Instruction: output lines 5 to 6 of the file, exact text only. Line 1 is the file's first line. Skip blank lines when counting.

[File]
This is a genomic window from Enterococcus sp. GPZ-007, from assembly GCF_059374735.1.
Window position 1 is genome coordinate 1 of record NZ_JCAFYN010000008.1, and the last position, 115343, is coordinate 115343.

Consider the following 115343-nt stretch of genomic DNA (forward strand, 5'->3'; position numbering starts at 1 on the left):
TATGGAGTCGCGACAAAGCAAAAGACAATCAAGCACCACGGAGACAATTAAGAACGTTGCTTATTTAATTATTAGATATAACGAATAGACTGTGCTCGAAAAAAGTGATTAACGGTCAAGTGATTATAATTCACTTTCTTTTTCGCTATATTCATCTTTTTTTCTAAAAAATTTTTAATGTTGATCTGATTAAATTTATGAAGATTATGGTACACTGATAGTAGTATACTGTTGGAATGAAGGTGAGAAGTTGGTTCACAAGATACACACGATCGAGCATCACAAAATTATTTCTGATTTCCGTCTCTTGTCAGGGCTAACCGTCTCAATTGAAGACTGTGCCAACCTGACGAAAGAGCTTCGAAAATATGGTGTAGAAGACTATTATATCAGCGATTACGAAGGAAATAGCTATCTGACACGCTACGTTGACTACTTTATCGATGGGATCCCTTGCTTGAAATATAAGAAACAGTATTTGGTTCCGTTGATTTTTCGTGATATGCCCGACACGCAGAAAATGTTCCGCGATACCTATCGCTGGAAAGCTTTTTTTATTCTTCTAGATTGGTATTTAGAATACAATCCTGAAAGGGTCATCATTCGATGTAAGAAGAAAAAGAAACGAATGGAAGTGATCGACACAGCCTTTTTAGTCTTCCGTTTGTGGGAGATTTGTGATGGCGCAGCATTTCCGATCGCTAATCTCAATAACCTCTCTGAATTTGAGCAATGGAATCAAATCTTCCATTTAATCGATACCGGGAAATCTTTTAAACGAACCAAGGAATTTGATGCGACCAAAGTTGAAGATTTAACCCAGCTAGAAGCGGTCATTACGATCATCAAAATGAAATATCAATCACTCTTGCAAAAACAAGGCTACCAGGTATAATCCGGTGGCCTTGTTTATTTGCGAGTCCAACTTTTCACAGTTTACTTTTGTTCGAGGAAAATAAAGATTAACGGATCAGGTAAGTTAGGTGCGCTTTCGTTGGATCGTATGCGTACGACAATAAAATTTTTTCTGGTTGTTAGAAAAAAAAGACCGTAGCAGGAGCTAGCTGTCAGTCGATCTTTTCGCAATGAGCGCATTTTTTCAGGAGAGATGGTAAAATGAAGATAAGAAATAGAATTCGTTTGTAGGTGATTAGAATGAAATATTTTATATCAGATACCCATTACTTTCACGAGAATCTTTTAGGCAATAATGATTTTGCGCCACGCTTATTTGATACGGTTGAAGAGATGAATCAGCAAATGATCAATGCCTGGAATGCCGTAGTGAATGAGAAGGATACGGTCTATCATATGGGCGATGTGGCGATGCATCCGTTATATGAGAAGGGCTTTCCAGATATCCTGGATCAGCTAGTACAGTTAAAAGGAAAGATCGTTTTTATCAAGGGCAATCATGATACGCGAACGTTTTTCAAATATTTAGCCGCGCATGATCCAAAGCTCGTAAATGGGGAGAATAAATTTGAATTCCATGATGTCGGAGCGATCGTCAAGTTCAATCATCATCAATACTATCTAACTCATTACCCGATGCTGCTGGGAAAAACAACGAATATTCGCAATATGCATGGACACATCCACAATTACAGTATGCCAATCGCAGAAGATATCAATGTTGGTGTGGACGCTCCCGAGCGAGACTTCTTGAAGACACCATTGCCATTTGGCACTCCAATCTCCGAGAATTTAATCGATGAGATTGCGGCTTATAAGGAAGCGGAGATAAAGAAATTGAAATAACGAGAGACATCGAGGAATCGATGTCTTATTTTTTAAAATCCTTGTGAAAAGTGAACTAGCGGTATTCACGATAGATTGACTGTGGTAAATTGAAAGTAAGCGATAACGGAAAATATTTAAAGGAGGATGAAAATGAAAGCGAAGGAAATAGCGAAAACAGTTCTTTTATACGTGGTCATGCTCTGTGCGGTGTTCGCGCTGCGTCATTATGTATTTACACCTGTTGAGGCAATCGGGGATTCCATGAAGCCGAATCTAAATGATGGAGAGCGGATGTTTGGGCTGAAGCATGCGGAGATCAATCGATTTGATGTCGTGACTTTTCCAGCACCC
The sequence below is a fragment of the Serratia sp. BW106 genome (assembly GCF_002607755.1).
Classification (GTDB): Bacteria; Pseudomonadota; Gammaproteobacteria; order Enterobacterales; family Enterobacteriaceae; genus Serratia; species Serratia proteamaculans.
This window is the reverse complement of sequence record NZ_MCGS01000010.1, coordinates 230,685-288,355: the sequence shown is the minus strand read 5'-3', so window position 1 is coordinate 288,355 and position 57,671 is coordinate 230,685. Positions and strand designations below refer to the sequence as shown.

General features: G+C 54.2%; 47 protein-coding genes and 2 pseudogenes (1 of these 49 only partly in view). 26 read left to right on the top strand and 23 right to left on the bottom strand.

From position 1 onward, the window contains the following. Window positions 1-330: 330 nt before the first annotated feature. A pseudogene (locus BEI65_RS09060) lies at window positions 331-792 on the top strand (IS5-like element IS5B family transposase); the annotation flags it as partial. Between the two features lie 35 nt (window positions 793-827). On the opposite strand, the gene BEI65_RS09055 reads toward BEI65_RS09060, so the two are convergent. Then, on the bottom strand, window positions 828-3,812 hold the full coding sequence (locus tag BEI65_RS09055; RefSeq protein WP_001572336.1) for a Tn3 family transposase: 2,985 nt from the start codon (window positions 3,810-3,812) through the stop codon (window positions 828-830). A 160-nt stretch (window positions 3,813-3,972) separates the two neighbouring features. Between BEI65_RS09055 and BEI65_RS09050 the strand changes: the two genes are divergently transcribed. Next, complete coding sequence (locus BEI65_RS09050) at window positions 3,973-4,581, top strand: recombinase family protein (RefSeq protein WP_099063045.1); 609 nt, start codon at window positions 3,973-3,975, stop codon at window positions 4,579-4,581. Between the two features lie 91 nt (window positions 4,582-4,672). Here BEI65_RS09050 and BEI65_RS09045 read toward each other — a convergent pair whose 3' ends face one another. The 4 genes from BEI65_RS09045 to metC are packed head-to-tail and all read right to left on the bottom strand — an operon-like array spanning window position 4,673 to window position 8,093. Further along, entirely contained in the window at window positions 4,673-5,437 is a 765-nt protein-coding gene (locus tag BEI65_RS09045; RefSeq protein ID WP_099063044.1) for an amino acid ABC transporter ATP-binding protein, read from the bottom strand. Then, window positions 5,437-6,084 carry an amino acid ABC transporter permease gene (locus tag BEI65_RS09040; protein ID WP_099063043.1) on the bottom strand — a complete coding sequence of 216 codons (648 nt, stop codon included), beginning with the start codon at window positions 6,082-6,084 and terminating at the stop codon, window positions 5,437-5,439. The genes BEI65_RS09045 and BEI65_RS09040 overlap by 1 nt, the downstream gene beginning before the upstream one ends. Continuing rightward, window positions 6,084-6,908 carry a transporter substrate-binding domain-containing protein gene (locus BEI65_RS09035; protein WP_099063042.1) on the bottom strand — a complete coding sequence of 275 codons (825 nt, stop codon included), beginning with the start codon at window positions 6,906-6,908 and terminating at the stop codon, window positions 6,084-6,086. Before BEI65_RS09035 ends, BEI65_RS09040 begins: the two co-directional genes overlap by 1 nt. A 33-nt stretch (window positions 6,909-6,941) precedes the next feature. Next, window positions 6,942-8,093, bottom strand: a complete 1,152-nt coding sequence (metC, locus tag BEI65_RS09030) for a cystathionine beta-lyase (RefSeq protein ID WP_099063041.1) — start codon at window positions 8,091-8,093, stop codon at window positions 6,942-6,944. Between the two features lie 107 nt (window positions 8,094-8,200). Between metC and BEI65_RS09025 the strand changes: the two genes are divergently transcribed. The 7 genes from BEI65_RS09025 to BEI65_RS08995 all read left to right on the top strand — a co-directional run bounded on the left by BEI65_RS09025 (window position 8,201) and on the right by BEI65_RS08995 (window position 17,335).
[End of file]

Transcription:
The sequence below is a fragment of the Serratia sp. BW106 genome (assembly GCF_002607755.1).
Classification (GTDB): Bacteria; Pseudomonadota; Gammaproteobacteria; order Enterobacterales; family Enterobacteriaceae; genus Serratia; species Serratia proteamaculans.